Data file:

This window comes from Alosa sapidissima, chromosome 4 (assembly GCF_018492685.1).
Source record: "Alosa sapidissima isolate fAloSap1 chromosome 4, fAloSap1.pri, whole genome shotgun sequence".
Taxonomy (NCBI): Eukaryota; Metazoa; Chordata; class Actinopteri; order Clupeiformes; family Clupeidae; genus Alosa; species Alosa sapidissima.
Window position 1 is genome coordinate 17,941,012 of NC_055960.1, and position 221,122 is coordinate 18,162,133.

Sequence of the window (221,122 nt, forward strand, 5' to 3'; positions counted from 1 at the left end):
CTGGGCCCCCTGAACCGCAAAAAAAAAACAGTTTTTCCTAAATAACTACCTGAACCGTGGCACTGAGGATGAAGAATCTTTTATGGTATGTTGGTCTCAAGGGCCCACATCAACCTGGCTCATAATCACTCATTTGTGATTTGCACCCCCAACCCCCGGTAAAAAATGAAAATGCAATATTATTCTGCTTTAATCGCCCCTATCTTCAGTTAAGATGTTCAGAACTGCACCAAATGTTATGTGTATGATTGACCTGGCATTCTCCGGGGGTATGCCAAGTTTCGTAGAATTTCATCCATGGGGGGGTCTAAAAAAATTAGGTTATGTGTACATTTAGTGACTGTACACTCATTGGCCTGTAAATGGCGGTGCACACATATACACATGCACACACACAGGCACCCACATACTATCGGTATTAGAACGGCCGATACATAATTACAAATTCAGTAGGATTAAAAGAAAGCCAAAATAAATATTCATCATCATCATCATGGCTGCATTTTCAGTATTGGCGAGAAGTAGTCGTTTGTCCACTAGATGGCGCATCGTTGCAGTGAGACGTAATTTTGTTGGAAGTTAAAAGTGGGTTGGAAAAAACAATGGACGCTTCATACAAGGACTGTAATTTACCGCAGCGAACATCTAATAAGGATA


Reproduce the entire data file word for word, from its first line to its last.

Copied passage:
This window comes from Alosa sapidissima, chromosome 4 (assembly GCF_018492685.1).
Source record: "Alosa sapidissima isolate fAloSap1 chromosome 4, fAloSap1.pri, whole genome shotgun sequence".
Taxonomy (NCBI): Eukaryota; Metazoa; Chordata; class Actinopteri; order Clupeiformes; family Clupeidae; genus Alosa; species Alosa sapidissima.
Window position 1 is genome coordinate 17,941,012 of NC_055960.1, and position 221,122 is coordinate 18,162,133.

Sequence of the window (221,122 nt, forward strand, 5' to 3'; positions counted from 1 at the left end):
CTGGGCCCCCTGAACCGCAAAAAAAAAACAGTTTTTCCTAAATAACTACCTGAACCGTGGCACTGAGGATGAAGAATCTTTTATGGTATGTTGGTCTCAAGGGCCCACATCAACCTGGCTCATAATCACTCATTTGTGATTTGCACCCCCAACCCCCGGTAAAAAATGAAAATGCAATATTATTCTGCTTTAATCGCCCCTATCTTCAGTTAAGATGTTCAGAACTGCACCAAATGTTATGTGTATGATTGACCTGGCATTCTCCGGGGGTATGCCAAGTTTCGTAGAATTTCATCCATGGGGGGGTCTAAAAAAATTAGGTTATGTGTACATTTAGTGACTGTACACTCATTGGCCTGTAAATGGCGGTGCACACATATACACATGCACACACACAGGCACCCACATACTATCGGTATTAGAACGGCCGATACATAATTACAAATTCAGTAGGATTAAAAGAAAGCCAAAATAAATATTCATCATCATCATCATGGCTGCATTTTCAGTATTGGCGAGAAGTAGTCGTTTGTCCACTAGATGGCGCATCGTTGCAGTGAGACGTAATTTTGTTGGAAGTTAAAAGTGGGTTGGAAAAAACAATGGACGCTTCATACAAGGACTGTAATTTACCGCAGCGAACATCTAATAAGGATA